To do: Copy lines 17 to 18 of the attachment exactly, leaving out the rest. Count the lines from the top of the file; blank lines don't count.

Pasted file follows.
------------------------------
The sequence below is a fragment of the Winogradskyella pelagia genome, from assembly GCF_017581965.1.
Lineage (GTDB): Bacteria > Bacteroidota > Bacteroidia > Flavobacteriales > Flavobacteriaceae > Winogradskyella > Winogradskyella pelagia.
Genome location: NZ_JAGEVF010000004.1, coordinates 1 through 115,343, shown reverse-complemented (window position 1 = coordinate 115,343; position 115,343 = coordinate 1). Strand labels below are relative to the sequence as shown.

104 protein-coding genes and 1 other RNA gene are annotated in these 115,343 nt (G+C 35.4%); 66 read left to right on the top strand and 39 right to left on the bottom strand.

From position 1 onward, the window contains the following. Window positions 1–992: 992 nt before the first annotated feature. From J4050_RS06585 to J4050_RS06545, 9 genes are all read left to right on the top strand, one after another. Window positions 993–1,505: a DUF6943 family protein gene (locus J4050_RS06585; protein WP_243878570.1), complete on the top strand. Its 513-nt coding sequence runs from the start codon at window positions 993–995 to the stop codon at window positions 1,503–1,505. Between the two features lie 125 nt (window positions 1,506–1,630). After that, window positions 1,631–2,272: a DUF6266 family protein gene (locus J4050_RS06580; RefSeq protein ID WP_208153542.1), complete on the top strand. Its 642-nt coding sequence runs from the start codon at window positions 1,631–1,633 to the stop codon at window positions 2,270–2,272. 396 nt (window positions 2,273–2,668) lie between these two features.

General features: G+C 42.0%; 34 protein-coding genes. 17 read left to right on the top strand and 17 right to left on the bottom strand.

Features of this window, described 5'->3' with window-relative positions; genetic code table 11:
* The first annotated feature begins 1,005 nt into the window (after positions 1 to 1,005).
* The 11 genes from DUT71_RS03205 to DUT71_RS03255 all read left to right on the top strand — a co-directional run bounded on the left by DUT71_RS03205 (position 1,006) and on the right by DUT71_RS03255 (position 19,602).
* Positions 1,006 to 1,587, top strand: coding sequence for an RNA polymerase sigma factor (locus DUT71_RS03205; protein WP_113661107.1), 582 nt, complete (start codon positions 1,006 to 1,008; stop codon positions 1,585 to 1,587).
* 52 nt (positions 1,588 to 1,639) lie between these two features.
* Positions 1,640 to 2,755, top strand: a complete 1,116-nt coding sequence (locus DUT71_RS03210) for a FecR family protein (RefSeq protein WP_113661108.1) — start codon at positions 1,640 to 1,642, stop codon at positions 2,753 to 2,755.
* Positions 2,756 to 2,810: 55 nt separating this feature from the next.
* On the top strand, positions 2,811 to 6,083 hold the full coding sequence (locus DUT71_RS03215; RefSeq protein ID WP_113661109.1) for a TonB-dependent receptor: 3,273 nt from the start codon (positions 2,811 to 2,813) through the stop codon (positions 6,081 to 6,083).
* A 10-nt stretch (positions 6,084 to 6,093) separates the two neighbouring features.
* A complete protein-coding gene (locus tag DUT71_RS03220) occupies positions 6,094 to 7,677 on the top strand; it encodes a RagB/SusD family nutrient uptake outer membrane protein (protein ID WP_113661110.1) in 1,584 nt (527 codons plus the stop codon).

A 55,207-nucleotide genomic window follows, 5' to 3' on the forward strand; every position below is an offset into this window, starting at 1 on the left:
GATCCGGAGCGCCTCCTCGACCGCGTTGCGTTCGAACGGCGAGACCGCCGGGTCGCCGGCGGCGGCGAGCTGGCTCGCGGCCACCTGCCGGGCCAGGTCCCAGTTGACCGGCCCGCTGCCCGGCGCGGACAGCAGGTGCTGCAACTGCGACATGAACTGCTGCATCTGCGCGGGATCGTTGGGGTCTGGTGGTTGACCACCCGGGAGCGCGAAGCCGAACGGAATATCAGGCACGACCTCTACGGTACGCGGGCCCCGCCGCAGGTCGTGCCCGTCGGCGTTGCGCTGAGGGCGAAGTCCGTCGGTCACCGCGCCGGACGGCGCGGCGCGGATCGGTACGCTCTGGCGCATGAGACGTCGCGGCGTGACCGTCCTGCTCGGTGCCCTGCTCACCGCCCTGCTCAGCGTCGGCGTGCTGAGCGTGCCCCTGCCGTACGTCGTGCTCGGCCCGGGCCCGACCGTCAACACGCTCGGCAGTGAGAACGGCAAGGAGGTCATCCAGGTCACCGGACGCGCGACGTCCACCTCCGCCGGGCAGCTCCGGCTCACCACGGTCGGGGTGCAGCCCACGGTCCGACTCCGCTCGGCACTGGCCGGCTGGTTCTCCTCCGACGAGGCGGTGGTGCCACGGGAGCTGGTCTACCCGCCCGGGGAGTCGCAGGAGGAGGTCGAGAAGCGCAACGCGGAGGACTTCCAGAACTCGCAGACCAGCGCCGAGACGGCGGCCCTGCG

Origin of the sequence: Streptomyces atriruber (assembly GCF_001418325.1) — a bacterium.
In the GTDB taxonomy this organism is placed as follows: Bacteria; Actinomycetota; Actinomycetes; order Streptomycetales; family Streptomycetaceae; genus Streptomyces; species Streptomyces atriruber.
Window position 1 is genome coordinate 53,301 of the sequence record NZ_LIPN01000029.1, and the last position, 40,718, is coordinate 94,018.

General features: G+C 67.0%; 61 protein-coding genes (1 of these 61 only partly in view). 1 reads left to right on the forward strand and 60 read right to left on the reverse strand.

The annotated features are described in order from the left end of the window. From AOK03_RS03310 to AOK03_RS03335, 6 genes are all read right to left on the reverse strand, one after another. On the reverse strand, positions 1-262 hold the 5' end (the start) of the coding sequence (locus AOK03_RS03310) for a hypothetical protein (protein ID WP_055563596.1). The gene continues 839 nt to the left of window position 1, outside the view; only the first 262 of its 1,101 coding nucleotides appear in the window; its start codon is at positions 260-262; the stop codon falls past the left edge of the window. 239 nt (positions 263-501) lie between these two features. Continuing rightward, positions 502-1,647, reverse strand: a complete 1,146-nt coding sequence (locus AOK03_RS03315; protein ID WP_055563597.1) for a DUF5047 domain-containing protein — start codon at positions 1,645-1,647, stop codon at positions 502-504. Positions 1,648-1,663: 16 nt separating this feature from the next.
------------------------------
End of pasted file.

A 55,207-nucleotide genomic window follows, 5' to 3' on the forward strand; every position below is an offset into this window, starting at 1 on the left:
GATCCGGAGCGCCTCCTCGACCGCGTTGCGTTCGAACGGCGAGACCGCCGGGTCGCCGGCGGCGGCGAGCTGGCTCGCGGCCACCTGCCGGGCCAGGTCCCAGTTGACCGGCCCGCTGCCCGGCGCGGACAGCAGGTGCTGCAACTGCGACATGAACTGCTGCATCTGCGCGGGATCGTTGGGGTCTGGTGGTTGACCACCCGGGAGCGCGAAGCCGAACGGAATATCAGGCACGACCTCTACGGTACGCGGGCCCCGCCGCAGGTCGTGCCCGTCGGCGTTGCGCTGAGGGCGAAGTCCGTCGGTCACCGCGCCGGACGGCGCGGCGCGGATCGGTACGCTCTGGCGCATGAGACGTCGCGGCGTGACCGTCCTGCTCGGTGCCCTGCTCACCGCCCTGCTCAGCGTCGGCGTGCTGAGCGTGCCCCTGCCGTACGTCGTGCTCGGCCCGGGCCCGACCGTCAACACGCTCGGCAGTGAGAACGGCAAGGAGGTCATCCAGGTCACCGGACGCGCGACGTCCACCTCCGCCGGGCAGCTCCGGCTCACCACGGTCGGGGTGCAGCCCACGGTCCGACTCCGCTCGGCACTGGCCGGCTGGTTCTCCTCCGACGAGGCGGTGGTGCCACGGGAGCTGGTCTACCCGCCCGGGGAGTCGCAGGAGGAGGTCGAGAAGCGCAACGCGGAGGACTTCCAGAACTCGCAGACCAGCGCCGAGACGGCGGCCCTGCG